Op-ed views and opinions expressed are solely those of the author and do not necessarily represent the views of BizPac Review.
Details about President Trump’s tax plan continue to emerge, and so far there’s a LOT to like.
On Wednesday, White House chief economic adviser Gary Cohn outlined several key details to reporters at the White House press briefing, explaining how the proposal will both encourage economic growth and simplify the tax code.
In what will be by far the most far-reaching tax reform bill since Reagan overhauled the system in 1986, the legislation is expected to reduce the number of tax brackets from seven to three as well as eliminate other taxes entirely, according to the Free Beacon.
“We’re going to cut taxes and simplify the tax code by taking the current seven tax brackets we have today and reducing them to only three brackets—a 10 percent bracket, a 25 percent bracket, and a 35 percent bracket,” Cohn told reporters.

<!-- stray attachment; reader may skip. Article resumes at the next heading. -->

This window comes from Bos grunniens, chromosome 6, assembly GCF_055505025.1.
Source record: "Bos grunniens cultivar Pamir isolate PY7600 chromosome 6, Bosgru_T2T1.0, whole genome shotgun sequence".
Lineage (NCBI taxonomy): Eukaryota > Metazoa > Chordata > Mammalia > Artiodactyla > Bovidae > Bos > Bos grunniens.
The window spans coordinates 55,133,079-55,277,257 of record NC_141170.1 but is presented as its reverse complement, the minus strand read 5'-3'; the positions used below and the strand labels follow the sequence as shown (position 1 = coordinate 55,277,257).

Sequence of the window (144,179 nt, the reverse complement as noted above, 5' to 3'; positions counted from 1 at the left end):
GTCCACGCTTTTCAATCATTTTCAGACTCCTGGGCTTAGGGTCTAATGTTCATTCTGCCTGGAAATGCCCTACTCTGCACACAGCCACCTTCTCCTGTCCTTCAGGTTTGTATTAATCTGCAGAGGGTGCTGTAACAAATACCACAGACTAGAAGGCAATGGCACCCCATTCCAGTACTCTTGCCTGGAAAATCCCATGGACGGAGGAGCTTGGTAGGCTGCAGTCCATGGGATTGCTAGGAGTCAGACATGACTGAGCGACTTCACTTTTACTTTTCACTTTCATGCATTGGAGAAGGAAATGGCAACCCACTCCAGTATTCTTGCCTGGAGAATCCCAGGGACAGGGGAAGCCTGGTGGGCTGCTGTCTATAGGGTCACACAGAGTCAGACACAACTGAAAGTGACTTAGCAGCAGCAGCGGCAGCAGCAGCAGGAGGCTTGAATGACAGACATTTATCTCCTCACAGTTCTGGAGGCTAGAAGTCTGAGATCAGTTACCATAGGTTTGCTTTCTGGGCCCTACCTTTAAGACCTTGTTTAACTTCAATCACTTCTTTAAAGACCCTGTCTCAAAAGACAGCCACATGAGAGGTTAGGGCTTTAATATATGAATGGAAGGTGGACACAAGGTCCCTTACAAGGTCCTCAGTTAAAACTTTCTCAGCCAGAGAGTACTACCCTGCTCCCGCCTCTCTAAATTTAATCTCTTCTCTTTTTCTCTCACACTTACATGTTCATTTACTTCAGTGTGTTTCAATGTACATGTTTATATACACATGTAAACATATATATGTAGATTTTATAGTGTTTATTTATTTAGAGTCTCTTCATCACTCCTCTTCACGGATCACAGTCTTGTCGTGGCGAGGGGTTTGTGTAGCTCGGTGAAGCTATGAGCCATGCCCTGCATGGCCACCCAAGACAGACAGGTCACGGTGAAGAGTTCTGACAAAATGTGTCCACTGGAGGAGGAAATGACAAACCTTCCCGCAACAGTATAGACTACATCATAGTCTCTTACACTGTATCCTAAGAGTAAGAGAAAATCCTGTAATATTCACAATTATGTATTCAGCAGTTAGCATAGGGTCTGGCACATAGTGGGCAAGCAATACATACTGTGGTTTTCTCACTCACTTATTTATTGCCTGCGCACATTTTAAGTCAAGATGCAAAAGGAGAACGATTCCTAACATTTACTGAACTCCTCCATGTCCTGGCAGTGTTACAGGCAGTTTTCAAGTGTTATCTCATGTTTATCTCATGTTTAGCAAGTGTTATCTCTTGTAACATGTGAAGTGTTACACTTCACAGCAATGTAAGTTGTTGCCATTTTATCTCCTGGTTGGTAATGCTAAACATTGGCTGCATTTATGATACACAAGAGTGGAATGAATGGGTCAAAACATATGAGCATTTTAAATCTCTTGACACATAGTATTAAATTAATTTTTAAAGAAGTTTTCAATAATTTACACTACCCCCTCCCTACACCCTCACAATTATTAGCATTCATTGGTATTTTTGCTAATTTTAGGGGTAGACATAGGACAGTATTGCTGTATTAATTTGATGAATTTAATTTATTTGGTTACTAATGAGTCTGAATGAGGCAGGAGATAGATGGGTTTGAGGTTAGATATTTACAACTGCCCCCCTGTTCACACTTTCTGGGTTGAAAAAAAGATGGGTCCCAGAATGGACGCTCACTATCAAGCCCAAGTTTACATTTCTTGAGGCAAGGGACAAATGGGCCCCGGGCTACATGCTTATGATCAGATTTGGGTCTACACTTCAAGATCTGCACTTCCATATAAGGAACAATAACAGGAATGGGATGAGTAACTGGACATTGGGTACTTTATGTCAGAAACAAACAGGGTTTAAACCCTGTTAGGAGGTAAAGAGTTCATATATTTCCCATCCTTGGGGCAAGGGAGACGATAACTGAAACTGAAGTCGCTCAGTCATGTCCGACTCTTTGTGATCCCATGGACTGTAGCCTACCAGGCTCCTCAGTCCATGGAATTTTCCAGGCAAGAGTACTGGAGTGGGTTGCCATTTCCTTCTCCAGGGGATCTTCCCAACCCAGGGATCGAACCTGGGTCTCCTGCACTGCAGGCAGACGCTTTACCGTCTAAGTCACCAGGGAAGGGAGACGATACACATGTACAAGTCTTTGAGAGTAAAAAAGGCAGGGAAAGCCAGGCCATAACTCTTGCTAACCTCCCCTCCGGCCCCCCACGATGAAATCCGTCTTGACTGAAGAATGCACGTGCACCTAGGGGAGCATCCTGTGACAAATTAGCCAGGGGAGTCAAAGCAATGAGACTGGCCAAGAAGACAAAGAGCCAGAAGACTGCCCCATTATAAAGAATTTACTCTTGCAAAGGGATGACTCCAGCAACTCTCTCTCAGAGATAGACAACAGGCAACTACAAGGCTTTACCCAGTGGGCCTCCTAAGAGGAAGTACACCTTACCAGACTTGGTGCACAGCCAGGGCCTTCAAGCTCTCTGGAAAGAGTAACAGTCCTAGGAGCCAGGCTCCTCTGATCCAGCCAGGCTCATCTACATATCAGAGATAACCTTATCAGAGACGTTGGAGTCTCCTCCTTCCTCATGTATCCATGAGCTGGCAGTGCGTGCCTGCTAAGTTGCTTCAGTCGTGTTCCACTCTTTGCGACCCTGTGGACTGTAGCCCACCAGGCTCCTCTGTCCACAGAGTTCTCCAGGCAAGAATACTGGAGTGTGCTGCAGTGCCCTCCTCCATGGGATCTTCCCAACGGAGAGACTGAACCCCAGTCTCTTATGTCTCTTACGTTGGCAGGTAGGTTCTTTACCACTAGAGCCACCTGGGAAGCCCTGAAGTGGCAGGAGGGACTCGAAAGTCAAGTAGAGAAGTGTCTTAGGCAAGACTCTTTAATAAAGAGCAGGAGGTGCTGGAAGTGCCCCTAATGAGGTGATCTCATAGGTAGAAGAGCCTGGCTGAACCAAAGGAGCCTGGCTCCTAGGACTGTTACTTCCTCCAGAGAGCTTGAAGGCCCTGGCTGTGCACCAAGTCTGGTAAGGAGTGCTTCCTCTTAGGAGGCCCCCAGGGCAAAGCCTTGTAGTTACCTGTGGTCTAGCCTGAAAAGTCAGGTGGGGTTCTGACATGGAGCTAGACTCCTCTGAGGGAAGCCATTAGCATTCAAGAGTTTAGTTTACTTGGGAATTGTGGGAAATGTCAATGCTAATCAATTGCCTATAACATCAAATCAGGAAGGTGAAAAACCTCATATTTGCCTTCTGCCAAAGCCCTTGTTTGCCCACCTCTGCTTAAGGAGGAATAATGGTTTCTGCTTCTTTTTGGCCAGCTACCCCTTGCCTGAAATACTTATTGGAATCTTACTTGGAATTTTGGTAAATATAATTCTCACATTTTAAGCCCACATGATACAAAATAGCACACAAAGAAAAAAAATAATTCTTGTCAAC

On the chopping block? Death taxes and the much-maligned alternative minimum tax.
— Fox News (@FoxNews) April 26, 2017
“The [alternative minimum tax] creates significant complication and burdens which require taxpayers to do their taxes twice to see which is higher. That makes no sense, and we should have one simple tax code,” Cohn said. “We are going to repeal the death tax. The threat of being hit by the death tax leaves small business owners and farmers in this country to waste countless hours and resources on complicated estate planning to make sure their children aren’t hit with a huge tax when they die.”
The plan will also essentially create a zero percent tax rate by increasing the standard deduction for married couples to the first $24,000 earned, which will lead to “simplification because far fewer taxpayers will need to itemize, which means their tax form can go back, yes, to that one simple page,” according to Cohn.
On the economic side, growth will be driven by reducing capital gains and dividends taxes to 20 percent and repealing the 3.8 percent Obamacare tax on both.
In a measure even some Democrats should be able to get behind, several tax breaks for top earners will be eliminated, but long-standing deductions for charitable giving, home ownership, and retirement savings will remain in place. Additionally, families will get tax breaks for child and dependent care expenses.
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